As ever, time and budget were tight, with the five-week shooting schedule fit to burst for a 100-minute film. We had to rationalise locations and join things up.

Emma Burge - My tricks of the trade

  • Emma Burge

    Think carefully about your response to your first read of the script – the feeling.
  • Listen to the writer – they will have spent a long time thinking about every nuance.
  • Pay attention to detail and be specific. Try not to let creative input be generalised or homogenised.
  • Time and money constraints can be the mother of invention, so take a parallax view.
  • You can’t please all of the people all of the time.
  • When things get tough, remember that feeling you had when you first read the script. Keep pushing forward to make sure you deliver on its promise.

The bulk of the film takes place in either the changing rooms or on the ice rink and one big challenge for director of photography Damien Elliott was to find interesting ways to light the stark, vast space (see box below).

Production designer Julian Nagel’s fabulous, colourful designs helped to lift the feeling in the drab locker rooms, aided by the wonderful ice dance costumes designed by Marion McCarthy. This all made Chris and Jayne’s world a place where viewers will be happy to spend time.

We had to approach the skating sequences in many different ways, according to actors’ skating ability and our schedule. Thankfully, our grip Alfie Wentzel came forward with many great ideas and wonderful low-tech, ice-ready dollies and gizmos constructed in his garage.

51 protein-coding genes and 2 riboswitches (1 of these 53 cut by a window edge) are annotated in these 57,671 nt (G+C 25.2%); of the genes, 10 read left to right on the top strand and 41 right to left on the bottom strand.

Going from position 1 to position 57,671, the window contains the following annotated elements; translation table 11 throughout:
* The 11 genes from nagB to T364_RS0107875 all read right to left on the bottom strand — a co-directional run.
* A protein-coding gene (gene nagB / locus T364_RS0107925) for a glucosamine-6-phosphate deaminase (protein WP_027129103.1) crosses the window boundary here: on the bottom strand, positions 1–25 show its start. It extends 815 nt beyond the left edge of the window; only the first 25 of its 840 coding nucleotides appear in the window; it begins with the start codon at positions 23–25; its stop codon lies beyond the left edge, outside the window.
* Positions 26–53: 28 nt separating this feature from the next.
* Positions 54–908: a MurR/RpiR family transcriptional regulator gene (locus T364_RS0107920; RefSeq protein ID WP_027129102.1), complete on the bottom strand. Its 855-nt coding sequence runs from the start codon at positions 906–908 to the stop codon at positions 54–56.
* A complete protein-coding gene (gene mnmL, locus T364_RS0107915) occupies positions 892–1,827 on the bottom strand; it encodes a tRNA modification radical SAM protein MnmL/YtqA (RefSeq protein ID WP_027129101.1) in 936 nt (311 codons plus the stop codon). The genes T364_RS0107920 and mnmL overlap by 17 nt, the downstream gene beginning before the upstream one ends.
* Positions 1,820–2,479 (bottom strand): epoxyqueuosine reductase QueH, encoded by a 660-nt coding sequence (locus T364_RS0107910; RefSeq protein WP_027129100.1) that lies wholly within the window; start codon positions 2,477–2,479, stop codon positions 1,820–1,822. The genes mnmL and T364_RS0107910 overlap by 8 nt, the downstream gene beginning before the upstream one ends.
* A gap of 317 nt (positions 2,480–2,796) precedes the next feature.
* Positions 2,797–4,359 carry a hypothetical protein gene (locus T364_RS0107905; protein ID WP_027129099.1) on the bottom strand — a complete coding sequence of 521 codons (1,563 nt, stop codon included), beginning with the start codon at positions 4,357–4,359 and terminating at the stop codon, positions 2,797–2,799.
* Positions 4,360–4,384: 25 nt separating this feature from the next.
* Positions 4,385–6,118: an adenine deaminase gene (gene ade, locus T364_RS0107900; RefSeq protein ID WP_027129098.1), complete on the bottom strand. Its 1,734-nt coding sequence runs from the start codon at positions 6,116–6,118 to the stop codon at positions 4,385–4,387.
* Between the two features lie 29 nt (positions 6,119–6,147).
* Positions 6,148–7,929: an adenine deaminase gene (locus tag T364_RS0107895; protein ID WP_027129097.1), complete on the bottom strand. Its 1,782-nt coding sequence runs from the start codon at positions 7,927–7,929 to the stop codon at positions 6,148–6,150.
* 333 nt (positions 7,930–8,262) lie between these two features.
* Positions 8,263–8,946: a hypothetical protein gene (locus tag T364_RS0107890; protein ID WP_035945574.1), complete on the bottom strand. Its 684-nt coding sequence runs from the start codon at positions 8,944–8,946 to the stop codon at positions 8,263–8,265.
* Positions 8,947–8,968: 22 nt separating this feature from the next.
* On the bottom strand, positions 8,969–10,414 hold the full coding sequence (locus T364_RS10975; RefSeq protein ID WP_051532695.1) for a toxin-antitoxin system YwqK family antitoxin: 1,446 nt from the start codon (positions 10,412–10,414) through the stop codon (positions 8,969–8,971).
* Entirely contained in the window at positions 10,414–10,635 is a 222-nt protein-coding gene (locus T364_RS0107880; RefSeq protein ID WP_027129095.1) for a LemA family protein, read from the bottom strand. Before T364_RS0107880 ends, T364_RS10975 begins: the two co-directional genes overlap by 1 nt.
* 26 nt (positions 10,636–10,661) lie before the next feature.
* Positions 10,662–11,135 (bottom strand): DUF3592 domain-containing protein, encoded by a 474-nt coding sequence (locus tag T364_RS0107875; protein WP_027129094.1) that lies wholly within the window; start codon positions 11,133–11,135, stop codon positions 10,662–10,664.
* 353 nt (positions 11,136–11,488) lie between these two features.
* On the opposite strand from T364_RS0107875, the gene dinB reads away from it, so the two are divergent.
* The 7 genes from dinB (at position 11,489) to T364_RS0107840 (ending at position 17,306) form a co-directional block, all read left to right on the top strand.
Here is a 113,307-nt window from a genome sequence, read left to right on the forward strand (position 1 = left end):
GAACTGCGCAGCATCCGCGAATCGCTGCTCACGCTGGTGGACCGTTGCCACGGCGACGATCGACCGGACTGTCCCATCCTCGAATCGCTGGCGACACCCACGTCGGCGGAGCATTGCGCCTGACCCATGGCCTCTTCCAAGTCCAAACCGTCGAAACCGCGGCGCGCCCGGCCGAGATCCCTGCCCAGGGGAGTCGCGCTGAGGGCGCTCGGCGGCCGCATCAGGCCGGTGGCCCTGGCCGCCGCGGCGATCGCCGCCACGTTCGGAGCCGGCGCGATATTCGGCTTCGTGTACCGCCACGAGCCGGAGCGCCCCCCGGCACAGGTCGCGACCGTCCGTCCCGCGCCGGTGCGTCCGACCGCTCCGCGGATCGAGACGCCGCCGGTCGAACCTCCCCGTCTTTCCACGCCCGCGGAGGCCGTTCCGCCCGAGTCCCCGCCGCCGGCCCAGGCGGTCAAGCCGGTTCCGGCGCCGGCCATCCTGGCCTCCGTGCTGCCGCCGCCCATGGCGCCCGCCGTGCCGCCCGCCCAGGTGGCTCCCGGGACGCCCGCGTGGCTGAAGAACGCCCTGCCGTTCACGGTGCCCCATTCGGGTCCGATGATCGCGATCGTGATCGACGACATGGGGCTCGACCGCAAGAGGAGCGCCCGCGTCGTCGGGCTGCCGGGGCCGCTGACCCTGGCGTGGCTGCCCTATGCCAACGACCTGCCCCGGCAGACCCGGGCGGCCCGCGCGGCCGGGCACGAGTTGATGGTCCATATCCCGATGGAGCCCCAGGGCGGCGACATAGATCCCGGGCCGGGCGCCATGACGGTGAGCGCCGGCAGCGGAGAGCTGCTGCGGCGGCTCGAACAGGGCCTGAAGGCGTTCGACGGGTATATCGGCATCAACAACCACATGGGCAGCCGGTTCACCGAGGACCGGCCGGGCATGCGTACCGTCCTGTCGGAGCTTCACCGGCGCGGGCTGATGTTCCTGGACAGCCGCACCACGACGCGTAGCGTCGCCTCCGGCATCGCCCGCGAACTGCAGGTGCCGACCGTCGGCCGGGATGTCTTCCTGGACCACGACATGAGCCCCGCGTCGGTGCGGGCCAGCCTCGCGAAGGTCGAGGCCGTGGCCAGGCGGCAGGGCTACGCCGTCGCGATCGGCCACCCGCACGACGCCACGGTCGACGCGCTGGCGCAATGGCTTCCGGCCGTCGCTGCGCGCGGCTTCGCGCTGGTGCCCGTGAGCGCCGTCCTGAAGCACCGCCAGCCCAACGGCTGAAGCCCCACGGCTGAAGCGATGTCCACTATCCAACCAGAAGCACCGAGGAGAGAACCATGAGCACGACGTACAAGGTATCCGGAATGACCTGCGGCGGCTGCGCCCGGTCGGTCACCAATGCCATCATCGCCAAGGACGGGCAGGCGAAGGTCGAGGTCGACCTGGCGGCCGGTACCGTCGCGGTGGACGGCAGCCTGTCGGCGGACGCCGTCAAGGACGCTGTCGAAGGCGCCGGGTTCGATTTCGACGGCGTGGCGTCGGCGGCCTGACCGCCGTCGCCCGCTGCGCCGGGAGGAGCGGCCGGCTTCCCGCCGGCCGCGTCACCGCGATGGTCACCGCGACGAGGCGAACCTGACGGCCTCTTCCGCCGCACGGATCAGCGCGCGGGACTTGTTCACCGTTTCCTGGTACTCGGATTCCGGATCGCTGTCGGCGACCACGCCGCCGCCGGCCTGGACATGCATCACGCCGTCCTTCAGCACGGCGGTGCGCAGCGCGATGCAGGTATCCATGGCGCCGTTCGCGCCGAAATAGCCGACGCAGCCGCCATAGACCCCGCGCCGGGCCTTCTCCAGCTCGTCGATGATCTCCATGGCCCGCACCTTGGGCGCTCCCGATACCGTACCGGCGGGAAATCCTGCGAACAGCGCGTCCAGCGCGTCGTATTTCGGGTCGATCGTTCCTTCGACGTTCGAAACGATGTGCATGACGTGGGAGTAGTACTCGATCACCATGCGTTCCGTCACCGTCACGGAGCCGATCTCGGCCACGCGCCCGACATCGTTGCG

All through the prep and the start of the shoot, Gillies was looking for a magic moment to enhance the end of Billy’s script and it came from first AD Mark Fenn as a solution to a serious practical difficulty we had with the ending.

At these moments and under a lot of pressure, it’s great to collaboratively find a simple but beautiful answer to a problem. For me, it’s one of the things that elevates a production.


Damien Elliott, director of photography

The ice-skating scenes were shot in two weeks at the Dundonald Ice Bowl in Northern Ireland. Camera movement, gripping and keeping up with two pro ice-skaters, Penny Coombes and Nick Buckland, were among the biggest challenges and none of my camera team had shot on ice before. I had – but for just half a day several years ago.

Damien Elliott-photo-1

Two weeks before the shoot, I didn’t have a key grip – the usual suspects were busy. I’ve been based in Northern Ireland for 10 years and seen it get busier and busier production-wise – this is DSP’s fourth drama out of Belfast.

That’s amazing but can mean crewing in some departments is difficult, and we were shooting at the same time as the last series of Game Of Thrones.

Our production manager Carlene Marshall-King recommended UK-based South African grip Alfie Wentzel. Alfie has an engineering background (and is also a black belt in Aikido – best not to get on his bad side), so he was immediately generating great ideas about moving the cameras and building rigs.

He made an ‘ice dolly’ from an old Vinten flatbed dolly, the wheels of which he replaced with ice blades.

We shot lots on the ice with another rig he made – a bazooka with low-friction feet that slid easily. We put the Movi Pro on this, controlled by Alpha Wheels, so I could operate comfort ably from the monitor. Sometimes the grips pushed this – our male double Nick even took a turn for a few shots.


We also enlisted an ice-skating camera operator, Joseph Harvey, whose background was in rollerblading and shooting with gimbals, mainly using smaller camera builds than ours. The Alexa Mini on a Movi Pro isn’t lightweight and Joe preferred short fast runs without any support rig.

He gave us some fantastic shots at high speed and only took one spill on the ice, but even that looked graceful.

The cold would creep up our legs if we stayed still for too long. I had a great team in key grip Alfie, first AC Clare Connor and gaffer Adam Slater but as is so often the case, it’s not more or better equipment that you crave but simply more time.